RNA, and real-time PCR (QPCR) which allow for
quantitative measurement of DNA or RNA
The process follows the principle of DNA replication
• A primer is a strand of nucleic acid that serves as a
starting point for DNA synthesis.
• These primers are usually short, chemically synthesized
oligonucleotides, with a length of about twenty bases. They
are hybredized to a target DNA, which is then copied by
• minimum primer length used in most applications is 18
• Replication starts at the 3'-end of the primer, and copies
the opposite strand.
• In most cases of natural DNA replication, the primer for
DNA synthesis and replication is a short strand of RNA .
Applications of PCR
•A common application of PCR is the study of patterns of gene expression.
•The task of DNA sequencing can also be assisted by PCR.
•PCR has numerous applications to the more traditional process of DNA
•An exciting application of PCR is the phylogenic analysis of DNA from
•A common application of PCR is the study of patterns of genetic mapping
•PCR can also used in Parental testing, where an individual is matched
with their close relatives.
• Southern blot is a method for probing for the presence of a
specific DNA sequence within a DNA sample.
• DNA samples are separated by gel electrophoresis and then
transferred to a membrane by blotting via capillary action.
• The membrane is then exposed to a labeled DNA probe that
has a complement base sequence to the sequence on the
DNA of interest.
• less commonly used due to the capacity of other techniques,
such as PCR.
• Southern blotting are still used for some applications such as
measuring transgene copy number in transgenic mice, or in
the engineering of gene knockout embryonic stem cell lines.
The northern blot is used to study the expression patterns of a
specific type of RNA molecule as relative comparison among a set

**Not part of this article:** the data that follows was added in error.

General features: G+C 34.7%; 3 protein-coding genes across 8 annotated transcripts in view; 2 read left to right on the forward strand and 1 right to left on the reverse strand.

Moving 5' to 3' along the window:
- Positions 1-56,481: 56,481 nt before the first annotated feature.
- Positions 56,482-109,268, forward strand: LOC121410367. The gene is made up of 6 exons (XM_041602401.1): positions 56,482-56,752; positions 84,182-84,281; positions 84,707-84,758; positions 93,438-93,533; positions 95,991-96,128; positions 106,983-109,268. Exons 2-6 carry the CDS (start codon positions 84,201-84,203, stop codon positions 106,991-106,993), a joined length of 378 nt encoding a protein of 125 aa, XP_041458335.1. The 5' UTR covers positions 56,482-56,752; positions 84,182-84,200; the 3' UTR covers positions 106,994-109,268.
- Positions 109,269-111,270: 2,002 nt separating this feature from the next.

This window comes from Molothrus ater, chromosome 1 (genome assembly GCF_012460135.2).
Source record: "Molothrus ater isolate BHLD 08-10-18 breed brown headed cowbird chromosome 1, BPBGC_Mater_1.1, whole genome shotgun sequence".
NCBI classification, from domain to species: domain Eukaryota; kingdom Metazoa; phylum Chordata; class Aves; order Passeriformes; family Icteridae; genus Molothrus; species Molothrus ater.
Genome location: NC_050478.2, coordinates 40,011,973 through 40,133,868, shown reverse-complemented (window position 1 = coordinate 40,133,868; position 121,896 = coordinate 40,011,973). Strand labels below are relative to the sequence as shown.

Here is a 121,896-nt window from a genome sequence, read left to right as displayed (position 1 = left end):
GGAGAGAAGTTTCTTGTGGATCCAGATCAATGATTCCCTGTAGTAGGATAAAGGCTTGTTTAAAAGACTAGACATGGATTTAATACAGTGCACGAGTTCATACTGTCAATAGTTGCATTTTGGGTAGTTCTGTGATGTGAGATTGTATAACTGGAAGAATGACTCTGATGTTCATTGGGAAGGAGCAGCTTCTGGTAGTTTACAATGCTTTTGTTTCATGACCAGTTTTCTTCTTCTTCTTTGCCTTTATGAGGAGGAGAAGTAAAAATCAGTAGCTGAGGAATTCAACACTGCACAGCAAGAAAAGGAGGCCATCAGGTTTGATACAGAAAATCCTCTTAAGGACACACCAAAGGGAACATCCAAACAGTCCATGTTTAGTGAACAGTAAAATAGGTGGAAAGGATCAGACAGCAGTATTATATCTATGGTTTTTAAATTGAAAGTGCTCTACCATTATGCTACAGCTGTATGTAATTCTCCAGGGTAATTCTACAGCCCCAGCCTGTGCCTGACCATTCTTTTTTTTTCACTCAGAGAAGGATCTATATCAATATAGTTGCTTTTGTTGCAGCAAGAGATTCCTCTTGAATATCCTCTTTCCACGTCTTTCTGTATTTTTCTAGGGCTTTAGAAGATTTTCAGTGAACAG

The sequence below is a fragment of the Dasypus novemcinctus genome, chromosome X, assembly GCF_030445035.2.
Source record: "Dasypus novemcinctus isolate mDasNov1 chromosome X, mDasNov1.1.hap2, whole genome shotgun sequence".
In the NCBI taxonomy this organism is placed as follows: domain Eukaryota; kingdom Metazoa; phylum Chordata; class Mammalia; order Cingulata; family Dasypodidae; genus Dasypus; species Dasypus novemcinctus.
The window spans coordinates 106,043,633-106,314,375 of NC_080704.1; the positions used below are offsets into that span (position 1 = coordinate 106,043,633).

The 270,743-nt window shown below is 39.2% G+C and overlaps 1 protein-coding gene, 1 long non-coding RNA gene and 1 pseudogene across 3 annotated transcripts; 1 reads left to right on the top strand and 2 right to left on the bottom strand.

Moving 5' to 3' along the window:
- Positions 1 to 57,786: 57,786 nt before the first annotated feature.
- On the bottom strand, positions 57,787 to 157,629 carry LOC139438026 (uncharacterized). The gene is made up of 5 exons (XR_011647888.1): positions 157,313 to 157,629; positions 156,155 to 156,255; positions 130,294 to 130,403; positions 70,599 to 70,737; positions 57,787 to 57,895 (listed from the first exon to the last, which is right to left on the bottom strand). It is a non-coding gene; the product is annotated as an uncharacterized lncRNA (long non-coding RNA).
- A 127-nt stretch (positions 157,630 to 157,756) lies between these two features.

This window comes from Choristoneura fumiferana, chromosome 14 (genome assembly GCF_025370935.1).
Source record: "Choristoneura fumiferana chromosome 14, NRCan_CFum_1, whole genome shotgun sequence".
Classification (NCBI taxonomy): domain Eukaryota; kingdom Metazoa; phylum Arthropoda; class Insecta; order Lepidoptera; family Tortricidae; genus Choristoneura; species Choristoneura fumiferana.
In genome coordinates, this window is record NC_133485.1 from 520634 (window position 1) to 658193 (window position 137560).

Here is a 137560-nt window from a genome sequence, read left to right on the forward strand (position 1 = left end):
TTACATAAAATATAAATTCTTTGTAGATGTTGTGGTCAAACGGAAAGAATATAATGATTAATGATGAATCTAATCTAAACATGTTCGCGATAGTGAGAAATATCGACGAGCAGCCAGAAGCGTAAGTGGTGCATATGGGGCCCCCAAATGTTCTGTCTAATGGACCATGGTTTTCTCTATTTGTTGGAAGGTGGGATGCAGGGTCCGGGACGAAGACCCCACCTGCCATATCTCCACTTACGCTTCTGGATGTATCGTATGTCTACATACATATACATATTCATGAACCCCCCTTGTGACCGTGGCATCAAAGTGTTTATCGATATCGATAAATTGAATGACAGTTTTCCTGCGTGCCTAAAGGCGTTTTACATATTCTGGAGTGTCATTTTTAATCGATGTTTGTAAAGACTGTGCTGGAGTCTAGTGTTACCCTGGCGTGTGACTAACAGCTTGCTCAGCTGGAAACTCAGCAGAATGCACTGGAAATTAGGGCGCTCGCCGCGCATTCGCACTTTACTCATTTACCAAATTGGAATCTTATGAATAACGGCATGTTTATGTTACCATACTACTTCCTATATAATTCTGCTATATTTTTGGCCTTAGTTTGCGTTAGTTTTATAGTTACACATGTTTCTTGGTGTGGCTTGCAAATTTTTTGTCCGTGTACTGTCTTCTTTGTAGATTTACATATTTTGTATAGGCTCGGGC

of different samples of RNA.
RNA is separated based on size and is then transferred to a
membrane then probed with a labeled complement of a sequence of
The results may be visualized through a variety of ways depending
on the label used. Most result in the revelation of bands
representing the sizes of the RNA detected in sample.
The intensity of these bands is related to the amount of the target
RNA in the samples analyzed.
It is used to study when and how much gene expression is occurring
by measuring how much of that RNA is present in different samples.
one of the most basic tools for determining at what time, and under
what conditions, certain genes are expressed in living tissues.
In western blotting, proteins are first separated by size, in a thin gel
sandwiched between two glass plates in a technique known as SDS-PAGE
sodium dodecyl sulphate polyacrylamide gel electrophoresis.
The proteins in the gel are then transferred to a nitrocellulose, nylon or other
This membrane probed with solutions of antibodies. Antibodies specifically
bind to the protein of interest & visualized by a variety of techniques,
including colored products, chemiluminescence, or autoradiography.
Antibodies are labeled with enzymes. When a chemiluminescent substrate
is exposed to the enzyme it allows detection.
Using western blotting techniques allows not only detection but also
Molecular marker are based on naturally
occurring polymorphism in DNA
sequence(i.e. base pair deletion,
substitution ,addition or patterns).
Genetic markers are sequences of DNA
which have been traced to specific
locations on the chromosomes and
associated with particular traits.
It can be described as a variation that
can be observed.
A genetic marker may be a short DNA
sequence, such as a sequence
surrounding a single base-pair change
(single nucleotide polymorphism, SNP), or
a long one, like mini satellites.
Some commonly used types of genetic
RFLP (or Restriction fragment length polymorphism)
AFLP (or Amplified fragment length polymorphism)
RAPD (or Random amplification of polymorphic DNA)
VNTR (or Variable number tandem repeat)
Micro satellite polymorphism, SSR (or Simple sequence
SNP (or Single nucleotide polymorphism)
STR (or Short tandem repeat)
SFP (or Single feature polymorphism)
DArT (or Diversity Arrays Technology)
RAD markers (or Restriction site associated DNA
There are 5 conditions that characterize a
suitable molecular marker
• Must be polymorphic
• Co-dominant inheritance
• Randomly and frequently distributed
throughout the genome
• Easy and cheap to detect
Molecular markers can be used for
several different applications including
Characterization of transformants,
Study of genome
Organization and phylogenic analysis.
Paternity testing and the investigation of crimes.
Measure the genomic response to selection in
RFLP (Restriction fragment length polymorphism)
RFLPs involves fragmenting a sample of DNA by a restriction enzyme,
which can recognize and cut DNA wherever a specific short
sequence occurs. A RFLP occurs when the length of a detected
fragment varies between individuals and can be used in genetic